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Regulating money transfer agencies in Nig.

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By Mercy Kelani

Illicit financial flows and potential money laundering are major concerns.

Oluwaseyi Fayemi, a financial management expert and Chief Executive Officer of SohCahToa Investment Limited, called on the federal government to establish reforms that will regulate the activities of agencies engaged in money transfers in the country. During a media briefing in Lagos, Fayemi asserted that the government needs to establish a different sub agency of the Nigerian Central Bank to monitor and control the activities of the transfer of money agencies adequately. He highlighted that illicit financial flows and the potential for money laundering is a major concern in the unregulated money transfer industry.

Also, the implementation of comprehensive AML measures is required to prevent exploitation by criminals that use these channels for their illegal and unlawful profits. He stated that the economic services at the financial services sector can be operated better than it currently is under the enforcement of self-regulation for all professionals in the industry to execute their responsibilities. Fayemi said that, possibly, the government can initiate reforms that will conform to the industry and markets need, which will have beneficial effects on the society.

Government should evaluate guidelines and current regulations.

He gave additional insight on the requirements that the government needs to provide in order to boost the activities of the sector. Also, the government should evaluate the guidelines and current regulations on the money transfer operators to show the present realities of market today. The introduction of a computer-based system is likewise needed to maximize the advantages of blockchain technology and promote electronic money transfer systems which will then increase the government revenue base in terms of levies and taxes.

Based on Fayemi’s experience in the financial services agency over a decade, he stated that in 2015, SohCahToa made a first appearance with the objective of providing impeccable financial services, information and management to their clients which will aid their potential to maximise the returns on their capital. He stated that he deploys his expertise, aside from his experience as an alumni of Business school of Netherlands, a fellow of the prestigious Institute of Chartered Accountants (ICAN) and a trained accountant, to give advisory on finance to his clients, helping them take informed positions on financial derivatives and capital market.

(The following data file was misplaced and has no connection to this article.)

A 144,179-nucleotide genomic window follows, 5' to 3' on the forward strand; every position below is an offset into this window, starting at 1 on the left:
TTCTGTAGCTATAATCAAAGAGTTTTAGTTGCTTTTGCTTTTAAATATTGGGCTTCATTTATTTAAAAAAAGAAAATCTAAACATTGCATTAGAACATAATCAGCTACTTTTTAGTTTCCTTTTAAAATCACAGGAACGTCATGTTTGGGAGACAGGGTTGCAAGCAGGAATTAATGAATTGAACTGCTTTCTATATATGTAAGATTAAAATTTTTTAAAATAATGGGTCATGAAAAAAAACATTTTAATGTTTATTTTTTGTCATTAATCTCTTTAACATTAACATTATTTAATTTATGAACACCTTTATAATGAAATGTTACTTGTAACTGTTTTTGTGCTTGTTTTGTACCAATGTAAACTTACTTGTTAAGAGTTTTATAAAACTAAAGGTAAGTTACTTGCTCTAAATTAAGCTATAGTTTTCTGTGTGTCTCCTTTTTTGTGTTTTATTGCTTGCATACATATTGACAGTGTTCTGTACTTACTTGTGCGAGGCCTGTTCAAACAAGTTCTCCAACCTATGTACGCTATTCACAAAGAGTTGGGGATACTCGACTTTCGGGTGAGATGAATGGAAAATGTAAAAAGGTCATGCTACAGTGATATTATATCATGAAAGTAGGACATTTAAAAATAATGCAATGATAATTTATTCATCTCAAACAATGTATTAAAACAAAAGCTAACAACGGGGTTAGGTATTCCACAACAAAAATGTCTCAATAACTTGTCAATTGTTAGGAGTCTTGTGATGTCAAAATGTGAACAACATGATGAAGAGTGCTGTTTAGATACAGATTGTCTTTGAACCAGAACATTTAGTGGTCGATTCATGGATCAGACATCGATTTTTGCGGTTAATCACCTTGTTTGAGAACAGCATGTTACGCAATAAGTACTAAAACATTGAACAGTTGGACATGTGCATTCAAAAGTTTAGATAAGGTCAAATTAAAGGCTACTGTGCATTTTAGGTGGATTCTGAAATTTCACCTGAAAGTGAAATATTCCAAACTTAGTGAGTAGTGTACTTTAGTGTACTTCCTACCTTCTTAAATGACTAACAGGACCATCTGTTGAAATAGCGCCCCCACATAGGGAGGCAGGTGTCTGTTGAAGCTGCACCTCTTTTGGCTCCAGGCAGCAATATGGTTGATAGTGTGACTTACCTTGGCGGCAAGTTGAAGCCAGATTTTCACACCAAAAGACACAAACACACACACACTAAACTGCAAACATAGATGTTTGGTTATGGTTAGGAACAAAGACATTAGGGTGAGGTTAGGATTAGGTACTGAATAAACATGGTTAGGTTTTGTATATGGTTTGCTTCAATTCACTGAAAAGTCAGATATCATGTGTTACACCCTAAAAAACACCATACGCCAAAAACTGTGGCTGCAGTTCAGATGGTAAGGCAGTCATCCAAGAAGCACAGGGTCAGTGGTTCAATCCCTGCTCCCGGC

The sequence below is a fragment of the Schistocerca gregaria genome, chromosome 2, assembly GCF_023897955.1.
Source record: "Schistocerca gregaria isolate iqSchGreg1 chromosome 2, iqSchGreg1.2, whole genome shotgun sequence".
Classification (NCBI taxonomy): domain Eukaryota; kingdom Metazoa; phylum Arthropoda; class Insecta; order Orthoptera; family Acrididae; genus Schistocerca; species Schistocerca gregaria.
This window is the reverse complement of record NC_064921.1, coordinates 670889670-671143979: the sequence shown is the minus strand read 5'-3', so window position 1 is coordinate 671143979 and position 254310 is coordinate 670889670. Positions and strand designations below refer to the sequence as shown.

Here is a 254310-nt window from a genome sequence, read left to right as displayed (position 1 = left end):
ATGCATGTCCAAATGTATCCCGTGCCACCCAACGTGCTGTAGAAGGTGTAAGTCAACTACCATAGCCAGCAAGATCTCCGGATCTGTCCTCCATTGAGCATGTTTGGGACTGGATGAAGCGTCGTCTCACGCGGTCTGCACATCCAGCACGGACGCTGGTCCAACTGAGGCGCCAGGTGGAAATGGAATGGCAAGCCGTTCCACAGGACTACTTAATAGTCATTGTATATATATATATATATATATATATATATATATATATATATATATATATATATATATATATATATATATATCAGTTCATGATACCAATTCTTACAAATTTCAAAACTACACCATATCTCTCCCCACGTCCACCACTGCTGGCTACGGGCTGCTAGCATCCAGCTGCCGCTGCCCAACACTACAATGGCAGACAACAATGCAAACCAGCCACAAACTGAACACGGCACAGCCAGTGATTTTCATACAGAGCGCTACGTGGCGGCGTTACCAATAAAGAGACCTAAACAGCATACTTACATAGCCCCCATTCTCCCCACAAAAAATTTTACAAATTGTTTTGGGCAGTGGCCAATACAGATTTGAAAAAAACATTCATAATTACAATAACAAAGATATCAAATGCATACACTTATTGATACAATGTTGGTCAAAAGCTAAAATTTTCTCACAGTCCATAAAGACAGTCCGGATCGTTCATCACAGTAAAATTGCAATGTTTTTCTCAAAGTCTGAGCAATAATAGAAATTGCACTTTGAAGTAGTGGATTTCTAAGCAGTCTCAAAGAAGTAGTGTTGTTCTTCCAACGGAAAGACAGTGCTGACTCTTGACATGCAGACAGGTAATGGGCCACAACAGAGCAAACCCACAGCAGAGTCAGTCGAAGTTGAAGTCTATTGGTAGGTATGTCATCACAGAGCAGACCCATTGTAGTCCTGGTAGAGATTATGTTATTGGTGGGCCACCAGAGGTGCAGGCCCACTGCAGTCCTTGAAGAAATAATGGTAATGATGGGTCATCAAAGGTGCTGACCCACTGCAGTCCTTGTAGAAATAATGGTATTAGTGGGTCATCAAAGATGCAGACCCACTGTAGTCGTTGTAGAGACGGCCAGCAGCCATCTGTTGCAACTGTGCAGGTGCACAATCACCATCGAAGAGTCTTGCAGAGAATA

Fayemi stressed the significance of partnership with foreign stakeholders.

Furthermore, he stated that in the last few years, he has contributed to the industry. Fayemi affirmed that he has been engaged in business advisory services with non-governmental agencies, customers and clients, strategising means and ways of hedging in trade financing Internationally, and almost all of them have immensely profited from this, making them to still be in the business with benefits. Fayemi emphatically stated that the significance of partnership with foreign stakeholders as a result of the role Nigeria plays as a key player in the world remittance landscape.

The collaboration includes closely working with money transfer agencies and international foreign regulatory authorities to build transparent and secure cross-border transfer systems. Fayemi concluded by addressing the representation of a resilient strategy towards a greater robust financial system with transparency and security in his advocacy for reforms in order to regulate the cash transfer system in the country. He addressed the existing weaknesses, stating that remittance flows promote the economic development positively, while protecting against potential misuse.

Remittance is important in the economy of the country.

Additionally, partnership with international stakeholders, industry players, regulators and the government is significant in achieving a responsible and sustainable remittance ecosystem that will be advantageous to all Nigerians. Nigeria has experienced significant developments in recent years in terms of remittance while millions of citizens rely on cash transfer system to receive and send funds across the globe. Significantly, remittance is important in the economy of the country, promoting the reduction of poverty and enhancing financial inclusion. Nevertheless, the exponential rise in the use of these transfer systems raised questions about their likely misuse for money laundering, terrorism financing and other illegal activities.

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